apt install apache2 build-essential mariadb-server libcgi-pm-perl libdigest-sha-perl libtimedate-perl libdatetime-perl libdatetime-timezone-perl libdbi-perl libdbix-connector-perl libtemplate-perl libemail-address-perl libemail-sender-perl libemail-mime-perl liburi-perl liblist-moreutils-perl libmath-random-isaac-perl libjson-xs-perl libgd-perl libchart-perl libtemplate-plugin-gd-perl libgd-text-perl libgd-graph-perl libmime-tools-perl libwww-perl libxml-twig-perl libnet-ldap-perl libauthen-sasl-perl libnet-smtp-ssl-perl libauthen-radius-perl libsoap-lite-perl libxmlrpc-lite-perl libjson-rpc-perl libtest-taint-perl libhtml-parser-perl libhtml-scrubber-perl libencode-perl libencode-detect-perl libemail-reply-perl libhtml-formattext-withlinks-perl libtheschwartz-perl libdaemon-generic-perl libapache2-mod-perl2 libapache2-mod-perl2-dev libfile-mimeinfo-perl libio-stringy-perl libcache-memcached-perl libfile-copy-recursive-perl libfile-which-perl libdbd-mysql-perl perlmagick lynx graphviz python3-sphinx rst2pdf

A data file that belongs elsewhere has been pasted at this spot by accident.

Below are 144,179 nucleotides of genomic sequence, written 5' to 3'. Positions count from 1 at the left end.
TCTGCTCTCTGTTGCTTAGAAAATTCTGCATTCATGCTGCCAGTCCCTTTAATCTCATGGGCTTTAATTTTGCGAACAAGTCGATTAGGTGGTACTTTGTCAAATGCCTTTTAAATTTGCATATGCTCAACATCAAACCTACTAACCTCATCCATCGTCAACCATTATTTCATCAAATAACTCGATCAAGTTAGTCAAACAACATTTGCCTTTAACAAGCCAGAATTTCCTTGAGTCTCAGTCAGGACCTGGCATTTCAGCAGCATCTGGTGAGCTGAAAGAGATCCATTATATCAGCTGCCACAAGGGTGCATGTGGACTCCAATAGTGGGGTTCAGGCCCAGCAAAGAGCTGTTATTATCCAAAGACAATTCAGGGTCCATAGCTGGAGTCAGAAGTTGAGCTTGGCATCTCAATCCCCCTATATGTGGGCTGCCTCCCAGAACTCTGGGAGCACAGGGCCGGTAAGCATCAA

This will take a little while. It’s split into two commands so you can do the next steps (up to step 7) in another terminal while you wait for the second command to finish. If you start another terminal, you will need to sudo su again.

3.1.5. Configure MariaDB

The following instructions use the simple nano editor, but feel free to use any text editor you are comfortable with.

nano /etc/mysql/mariadb.conf.d/50-server.cnf

Set the following values, which increase the maximum attachment size and make it possible to search for short words and terms: